Writing the annotation - Summary

The annotation may include one or more of the following components:

  • summary or description of the source
  • evaluation and analysis of the study
  • reflection on its usefulness to your research


Remember, what is included in the annotation depends on what your lecturer specifically asks for, so read the instructions carefully!

Writing a summary

The first part of an annotation is usually a summary or description of the text. This involves briefly outlining the author’s main points, as well as providing an overview of the approach or methodology they have used.

As you read each source, focus on understanding the main ideas. Take notes on the following questions, in your own words, and this will then form the basis of your summary:

  • What was the aim of the research?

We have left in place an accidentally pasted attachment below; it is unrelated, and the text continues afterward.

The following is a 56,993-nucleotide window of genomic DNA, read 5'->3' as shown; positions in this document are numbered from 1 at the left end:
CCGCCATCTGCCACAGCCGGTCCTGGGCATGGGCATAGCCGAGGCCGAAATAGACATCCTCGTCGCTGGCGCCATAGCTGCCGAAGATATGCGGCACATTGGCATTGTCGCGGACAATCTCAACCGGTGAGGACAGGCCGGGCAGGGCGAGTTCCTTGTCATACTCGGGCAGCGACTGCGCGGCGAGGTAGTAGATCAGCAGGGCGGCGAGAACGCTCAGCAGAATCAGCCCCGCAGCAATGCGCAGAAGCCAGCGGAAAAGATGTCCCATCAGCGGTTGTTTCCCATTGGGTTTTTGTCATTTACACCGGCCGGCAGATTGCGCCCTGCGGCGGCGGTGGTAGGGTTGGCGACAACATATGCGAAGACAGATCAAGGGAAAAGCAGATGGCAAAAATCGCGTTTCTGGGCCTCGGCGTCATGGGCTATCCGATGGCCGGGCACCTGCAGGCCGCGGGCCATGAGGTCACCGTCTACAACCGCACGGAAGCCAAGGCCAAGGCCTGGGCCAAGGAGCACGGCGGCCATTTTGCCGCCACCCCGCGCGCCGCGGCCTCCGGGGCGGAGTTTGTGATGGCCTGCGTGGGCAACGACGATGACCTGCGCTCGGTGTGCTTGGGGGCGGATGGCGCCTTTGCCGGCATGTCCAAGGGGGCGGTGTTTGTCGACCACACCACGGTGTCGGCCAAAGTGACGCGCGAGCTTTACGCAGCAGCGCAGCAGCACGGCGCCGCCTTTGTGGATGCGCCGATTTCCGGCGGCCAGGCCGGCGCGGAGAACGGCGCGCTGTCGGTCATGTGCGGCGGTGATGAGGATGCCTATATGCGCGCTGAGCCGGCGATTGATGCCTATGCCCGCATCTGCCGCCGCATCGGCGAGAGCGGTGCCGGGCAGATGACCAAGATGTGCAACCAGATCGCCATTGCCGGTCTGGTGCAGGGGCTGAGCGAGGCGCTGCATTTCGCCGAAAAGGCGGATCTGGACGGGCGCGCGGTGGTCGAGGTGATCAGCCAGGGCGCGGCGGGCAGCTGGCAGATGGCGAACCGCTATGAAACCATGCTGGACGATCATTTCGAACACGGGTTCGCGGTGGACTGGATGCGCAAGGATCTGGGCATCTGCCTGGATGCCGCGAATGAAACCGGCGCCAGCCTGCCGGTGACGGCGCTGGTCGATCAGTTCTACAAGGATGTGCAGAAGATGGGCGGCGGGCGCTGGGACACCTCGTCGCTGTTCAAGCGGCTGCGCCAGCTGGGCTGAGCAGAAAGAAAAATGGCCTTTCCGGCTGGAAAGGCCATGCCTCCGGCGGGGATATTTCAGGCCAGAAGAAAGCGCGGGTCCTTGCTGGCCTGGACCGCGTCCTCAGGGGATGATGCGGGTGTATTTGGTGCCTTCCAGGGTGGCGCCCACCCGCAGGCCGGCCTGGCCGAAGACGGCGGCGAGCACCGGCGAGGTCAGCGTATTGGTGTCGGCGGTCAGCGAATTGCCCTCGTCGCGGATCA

• What research methodologies have been used? (i.e. How was the research conducted? What methods of collecting and analysing data were used?)
  • What are the main arguments or research findings?
  • What is the scope of the research? (i.e. What is included in the research and what is left out? What are the limitations of the research?)
  • What evidence is being used to support the conclusions?
  • Why was the research done? What issues were addressed?
  • If appropriate to your subject area, are there any quotations that summarise the main argument?

Another way of tackling summaries is the 5WH approach:

Note that you don’t need to summarise everything in your annotated bibliography. It will usually comprise a single coherent paragraph, but sometimes you will be asked to provide a shorter summary in just one or two sentences. The information you include will depend on what you’ve been asked to do, and the purpose of the task.

For example:

The summary or description may look something like the following example (see below in bold). Note that the length of each is different because each entry was written to meet different requirements.